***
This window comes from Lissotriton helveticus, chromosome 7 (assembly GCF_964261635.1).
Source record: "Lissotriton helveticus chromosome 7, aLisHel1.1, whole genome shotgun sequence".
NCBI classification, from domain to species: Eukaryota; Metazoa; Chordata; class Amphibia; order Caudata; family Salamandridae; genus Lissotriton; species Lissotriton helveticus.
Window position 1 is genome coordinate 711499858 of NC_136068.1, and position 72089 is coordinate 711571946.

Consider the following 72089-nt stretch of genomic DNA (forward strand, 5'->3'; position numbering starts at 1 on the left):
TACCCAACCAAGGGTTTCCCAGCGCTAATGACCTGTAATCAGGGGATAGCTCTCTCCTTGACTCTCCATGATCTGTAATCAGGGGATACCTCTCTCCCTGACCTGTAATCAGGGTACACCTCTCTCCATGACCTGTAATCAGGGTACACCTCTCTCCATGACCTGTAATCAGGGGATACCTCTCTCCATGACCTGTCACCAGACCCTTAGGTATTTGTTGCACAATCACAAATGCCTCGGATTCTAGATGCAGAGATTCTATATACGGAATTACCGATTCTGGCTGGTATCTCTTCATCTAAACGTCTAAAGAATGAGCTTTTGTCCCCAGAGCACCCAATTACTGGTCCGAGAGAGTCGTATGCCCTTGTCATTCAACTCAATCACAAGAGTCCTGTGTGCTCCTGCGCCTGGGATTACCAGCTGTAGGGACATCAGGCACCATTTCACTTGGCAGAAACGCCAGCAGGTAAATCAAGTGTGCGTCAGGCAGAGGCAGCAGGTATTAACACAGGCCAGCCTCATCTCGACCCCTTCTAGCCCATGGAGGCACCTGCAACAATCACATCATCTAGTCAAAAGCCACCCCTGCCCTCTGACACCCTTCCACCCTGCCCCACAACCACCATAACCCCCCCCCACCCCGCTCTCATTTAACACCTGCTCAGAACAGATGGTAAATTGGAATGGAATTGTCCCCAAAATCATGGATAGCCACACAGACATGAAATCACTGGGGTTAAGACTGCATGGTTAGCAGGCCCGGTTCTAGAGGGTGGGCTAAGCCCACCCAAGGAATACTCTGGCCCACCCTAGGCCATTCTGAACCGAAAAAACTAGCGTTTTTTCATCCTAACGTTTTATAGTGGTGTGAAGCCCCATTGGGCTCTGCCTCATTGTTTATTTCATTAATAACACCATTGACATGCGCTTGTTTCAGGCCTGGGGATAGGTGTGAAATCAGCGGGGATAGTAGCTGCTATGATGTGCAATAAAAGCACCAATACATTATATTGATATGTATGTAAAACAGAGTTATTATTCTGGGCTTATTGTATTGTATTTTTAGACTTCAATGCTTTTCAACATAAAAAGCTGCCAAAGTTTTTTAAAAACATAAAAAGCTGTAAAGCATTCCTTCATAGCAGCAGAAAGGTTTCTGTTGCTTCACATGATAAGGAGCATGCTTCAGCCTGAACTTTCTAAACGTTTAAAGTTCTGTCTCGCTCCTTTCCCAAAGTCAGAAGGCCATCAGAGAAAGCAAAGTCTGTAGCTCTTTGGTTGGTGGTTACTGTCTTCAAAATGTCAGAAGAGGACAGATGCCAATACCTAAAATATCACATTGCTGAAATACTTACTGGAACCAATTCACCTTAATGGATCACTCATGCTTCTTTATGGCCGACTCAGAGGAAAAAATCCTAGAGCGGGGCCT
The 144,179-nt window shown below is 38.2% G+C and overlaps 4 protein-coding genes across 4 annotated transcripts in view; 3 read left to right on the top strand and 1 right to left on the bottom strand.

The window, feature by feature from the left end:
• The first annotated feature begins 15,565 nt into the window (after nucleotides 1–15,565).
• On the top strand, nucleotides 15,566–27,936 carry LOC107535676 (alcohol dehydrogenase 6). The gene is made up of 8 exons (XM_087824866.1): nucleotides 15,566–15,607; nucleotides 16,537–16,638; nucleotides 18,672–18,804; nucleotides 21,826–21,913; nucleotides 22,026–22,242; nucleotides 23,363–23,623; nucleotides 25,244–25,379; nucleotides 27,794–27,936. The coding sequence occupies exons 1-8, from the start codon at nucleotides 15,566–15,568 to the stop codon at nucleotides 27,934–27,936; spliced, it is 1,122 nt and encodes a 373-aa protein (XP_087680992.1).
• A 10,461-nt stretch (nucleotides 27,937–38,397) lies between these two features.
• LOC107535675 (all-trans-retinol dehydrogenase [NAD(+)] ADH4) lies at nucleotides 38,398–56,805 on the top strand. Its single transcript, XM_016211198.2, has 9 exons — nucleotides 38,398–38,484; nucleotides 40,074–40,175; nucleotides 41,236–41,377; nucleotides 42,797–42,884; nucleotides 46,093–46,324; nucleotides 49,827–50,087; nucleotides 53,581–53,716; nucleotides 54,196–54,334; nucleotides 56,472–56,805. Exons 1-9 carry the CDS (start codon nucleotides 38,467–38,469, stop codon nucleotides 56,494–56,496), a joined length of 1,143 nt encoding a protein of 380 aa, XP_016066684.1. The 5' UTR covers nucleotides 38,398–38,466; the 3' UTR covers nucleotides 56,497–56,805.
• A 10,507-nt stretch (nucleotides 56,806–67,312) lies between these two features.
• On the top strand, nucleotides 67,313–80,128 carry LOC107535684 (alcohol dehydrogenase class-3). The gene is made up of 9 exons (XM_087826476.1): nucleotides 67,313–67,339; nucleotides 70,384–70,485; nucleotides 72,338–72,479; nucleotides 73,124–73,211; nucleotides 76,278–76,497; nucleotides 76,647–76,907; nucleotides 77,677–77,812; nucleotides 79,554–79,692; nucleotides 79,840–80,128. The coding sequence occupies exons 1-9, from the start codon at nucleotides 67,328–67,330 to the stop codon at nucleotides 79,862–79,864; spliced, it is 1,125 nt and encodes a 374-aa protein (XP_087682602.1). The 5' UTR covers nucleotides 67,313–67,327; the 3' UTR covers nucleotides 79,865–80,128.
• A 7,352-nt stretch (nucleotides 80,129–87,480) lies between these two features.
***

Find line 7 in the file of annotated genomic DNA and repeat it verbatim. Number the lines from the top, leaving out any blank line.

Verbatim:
The 144,179-nt window shown below is 38.2% G+C and overlaps 4 protein-coding genes across 4 annotated transcripts in view; 3 read left to right on the top strand and 1 right to left on the bottom strand.